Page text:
Split albums are generally not much loved by fans, often forced and incoherent combinations of musicians and songs without true relationships or conceptual connections between them. Exactly the opposite is what happens in the work originated from the lasting friendship and long-distance interchange between Matteo Uggeri of Sparkle in Grey and Paul Lemos of Controlled Bleeding. Perversions of the Aging Savant not only shuffles the cards with the additional “extra perversions” of the two groups placed symmetrically at the end of the album, but is also the result of creative artist collaboration throughout the recording process. The laborious work of bilateral “influence” has allowed the development of a tangible affinity in the sonic climate, and of a considerable stylistic consistency among the different sections of the album, without affecting the individual characteristics of the two projects.
On one hand we have the well-known eclecticism of Controlled Bleeding, ranging from pages of confident guitar based prog-rock (the aerial and enchanted notes of Brooklyn in Springtime recall the delicate touch of Tony Duhig of Jade Warrior) to rough industrial-noise excursions (the coarse-grained groove and the whirling distorted solos of Perks pt.1) or to jazzy improvisations now soberly melodic and now tangled and dissonant (the two parts of Birdcanned).
And on the other hand, there is the compact suite Idiot Savant by Sparkle In Grey, a poignant chamber lieder with neo-classical aplomb, gradually built from sparse notes of piano and a mournful violin around an emotional recurring theme, among mysterious choral breaths and subterranean cacophonies. In some moments of the album we even witness a sort of mimesis, therefore the Intro by Controlled Bleeding, with its weird accelerated voices on a strident rhythmic mechanism, could very well be a creation of Sparkle In Grey, while the Italians’ Mevlano pt. 1 could pass for an episode by Lemos, Joe Papa and associates linking free jazz to drone ambient. The two projects also reveal a common and latent inclination towards dub, besides the propensity to explore different routes, aerial and solar but also misty and labyrinthine, often in a improvisational mode.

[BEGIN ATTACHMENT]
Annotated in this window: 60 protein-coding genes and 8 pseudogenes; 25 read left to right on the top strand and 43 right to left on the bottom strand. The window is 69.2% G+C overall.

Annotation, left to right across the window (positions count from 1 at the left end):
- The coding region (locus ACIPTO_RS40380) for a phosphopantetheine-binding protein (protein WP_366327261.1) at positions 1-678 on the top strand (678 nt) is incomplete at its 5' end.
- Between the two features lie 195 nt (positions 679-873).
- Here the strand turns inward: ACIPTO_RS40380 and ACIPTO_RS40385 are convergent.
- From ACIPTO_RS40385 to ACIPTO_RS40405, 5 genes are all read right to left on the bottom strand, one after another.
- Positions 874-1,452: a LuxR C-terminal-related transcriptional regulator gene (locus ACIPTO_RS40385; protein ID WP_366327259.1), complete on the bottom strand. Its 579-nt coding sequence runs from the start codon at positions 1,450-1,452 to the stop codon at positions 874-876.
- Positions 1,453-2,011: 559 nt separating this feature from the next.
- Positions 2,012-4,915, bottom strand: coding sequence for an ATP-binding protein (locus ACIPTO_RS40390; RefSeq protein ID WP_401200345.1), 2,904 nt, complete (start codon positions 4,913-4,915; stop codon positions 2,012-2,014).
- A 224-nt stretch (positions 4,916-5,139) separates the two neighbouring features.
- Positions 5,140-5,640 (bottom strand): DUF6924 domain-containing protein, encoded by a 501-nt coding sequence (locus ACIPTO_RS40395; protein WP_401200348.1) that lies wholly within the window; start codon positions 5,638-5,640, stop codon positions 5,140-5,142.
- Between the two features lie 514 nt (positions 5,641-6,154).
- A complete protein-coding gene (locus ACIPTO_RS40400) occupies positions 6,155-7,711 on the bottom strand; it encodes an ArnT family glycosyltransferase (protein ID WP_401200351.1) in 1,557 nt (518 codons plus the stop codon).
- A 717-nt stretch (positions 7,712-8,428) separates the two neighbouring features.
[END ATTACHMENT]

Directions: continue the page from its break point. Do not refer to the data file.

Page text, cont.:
An (anti)split album in which two champions of the international underground scene join forces to concoct an exquisitely perverse juxtaposition of free-prog-jazz-noise-ambient courses and post-rock- electro-neo-classical tidbits.
FIRST SECTION – “The Perks of Being a Perv”
1 – Intro
2 – Garage Dub
3 – Springtime in Brooklyn
4 – Perks Pt. 1
5 – 6 – Birdcanned Pt. 1 & 2
SECOND SECTION – “The Rant of the Idiot Savant” Sparkle in Grey
7 – Idiot Savant Pt. 1
8 – Idiot Savant Pt. 2
9 – Idiot Savant Pt. 3
10 – Idiot Savant Pt. 4
EXTRA PERVERSIONS (CD)
Sparkle in Grey: 11 – Mevlano pt.1
Controlled Bleeding: 12 – Live in Brooklyn, 2012
The experimental band was originally formed around 1978 by Paul Lemos. The band’s classic first album, Knees and Bones, which now stands as one of the earliest documents of American power electronics, was issued in 1983. After this long career, Controlled Bleeding is now renewed and reinvigorated. Mastermind Paul Lemos put together a new, stripped-down lineup of the group featuring drummer Anthony Meola, who played in the very early formation. To complete the new band, keyboardist/sonic sculptor Mike Bazini also signed on. With the aid of a bass looper, the group is again playing live, returning to the direct, guitar-driven progressive sounds of their early “pre-industrial” days. Sounding like a combination of Mahavishnu Orchestra, Fripp and Eno and Oneida, the music is highly intense and more relevant than ever. Having recently recorded with producer Martin Bisi, the group will release a new full-length within the next six months.
Material partially recorded at Martin Bisi studio in New York.
Formed in 2005 in Milan, Italy, Sparkle in Grey’s instrumentation includes violin, bass, laptop, guitar, bagpipes, piano, polyrhythmic drums, melodica, field recordings, harsh noises and a bicycle. They cross many styles, from Industrial to electronic to Ukrainian traditional folk music to post-combat rock. One of their latest record, Thursday Evening, is an Italian-Swiss production, recorded by Andrea Serrapiglio (better known as a cellist for Carla Bozulich, Scott McCloud and Zu 93). Themed around riots and resistance against oppression and injustice, each copy of the album comes with a pebble. One of the songs was featured on The Wire Tapper #32.
Here they propose a mostly improvised session of more than 20 minutes of music, starting with the delicate notes of a piano, passing through a desperate rock melody, exploding in a noise drama and closing with an electronic slow pace coda.
Recorded at Andrea Serrapiglio BadInstruments in Alessandria.